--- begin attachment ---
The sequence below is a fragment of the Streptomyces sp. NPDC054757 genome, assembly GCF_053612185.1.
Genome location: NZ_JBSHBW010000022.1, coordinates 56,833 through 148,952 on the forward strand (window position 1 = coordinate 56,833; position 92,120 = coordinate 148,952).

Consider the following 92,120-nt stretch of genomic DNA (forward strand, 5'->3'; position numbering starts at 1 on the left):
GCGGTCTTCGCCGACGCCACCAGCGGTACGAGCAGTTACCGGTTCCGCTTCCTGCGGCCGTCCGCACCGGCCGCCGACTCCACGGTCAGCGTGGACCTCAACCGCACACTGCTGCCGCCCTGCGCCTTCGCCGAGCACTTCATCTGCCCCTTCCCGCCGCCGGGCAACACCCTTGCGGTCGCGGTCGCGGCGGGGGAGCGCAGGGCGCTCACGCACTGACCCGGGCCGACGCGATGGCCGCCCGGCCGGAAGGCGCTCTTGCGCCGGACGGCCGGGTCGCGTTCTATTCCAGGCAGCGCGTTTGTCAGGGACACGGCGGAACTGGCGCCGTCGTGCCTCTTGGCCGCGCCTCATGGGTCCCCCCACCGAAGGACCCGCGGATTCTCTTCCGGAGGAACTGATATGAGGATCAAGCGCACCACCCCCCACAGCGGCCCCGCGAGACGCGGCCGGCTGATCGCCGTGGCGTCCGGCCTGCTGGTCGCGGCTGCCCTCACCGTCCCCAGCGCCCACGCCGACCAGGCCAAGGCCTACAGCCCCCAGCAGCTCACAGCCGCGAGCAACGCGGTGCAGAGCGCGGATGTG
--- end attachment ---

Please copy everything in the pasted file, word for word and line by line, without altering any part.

The sequence below is a fragment of the Streptomyces sp. NPDC054757 genome, assembly GCF_053612185.1.
Genome location: NZ_JBSHBW010000022.1, coordinates 56,833 through 148,952 on the forward strand (window position 1 = coordinate 56,833; position 92,120 = coordinate 148,952).

Consider the following 92,120-nt stretch of genomic DNA (forward strand, 5'->3'; position numbering starts at 1 on the left):
GCGGTCTTCGCCGACGCCACCAGCGGTACGAGCAGTTACCGGTTCCGCTTCCTGCGGCCGTCCGCACCGGCCGCCGACTCCACGGTCAGCGTGGACCTCAACCGCACACTGCTGCCGCCCTGCGCCTTCGCCGAGCACTTCATCTGCCCCTTCCCGCCGCCGGGCAACACCCTTGCGGTCGCGGTCGCGGCGGGGGAGCGCAGGGCGCTCACGCACTGACCCGGGCCGACGCGATGGCCGCCCGGCCGGAAGGCGCTCTTGCGCCGGACGGCCGGGTCGCGTTCTATTCCAGGCAGCGCGTTTGTCAGGGACACGGCGGAACTGGCGCCGTCGTGCCTCTTGGCCGCGCCTCATGGGTCCCCCCACCGAAGGACCCGCGGATTCTCTTCCGGAGGAACTGATATGAGGATCAAGCGCACCACCCCCCACAGCGGCCCCGCGAGACGCGGCCGGCTGATCGCCGTGGCGTCCGGCCTGCTGGTCGCGGCTGCCCTCACCGTCCCCAGCGCCCACGCCGACCAGGCCAAGGCCTACAGCCCCCAGCAGCTCACAGCCGCGAGCAACGCGGTGCAGAGCGCGGATGTG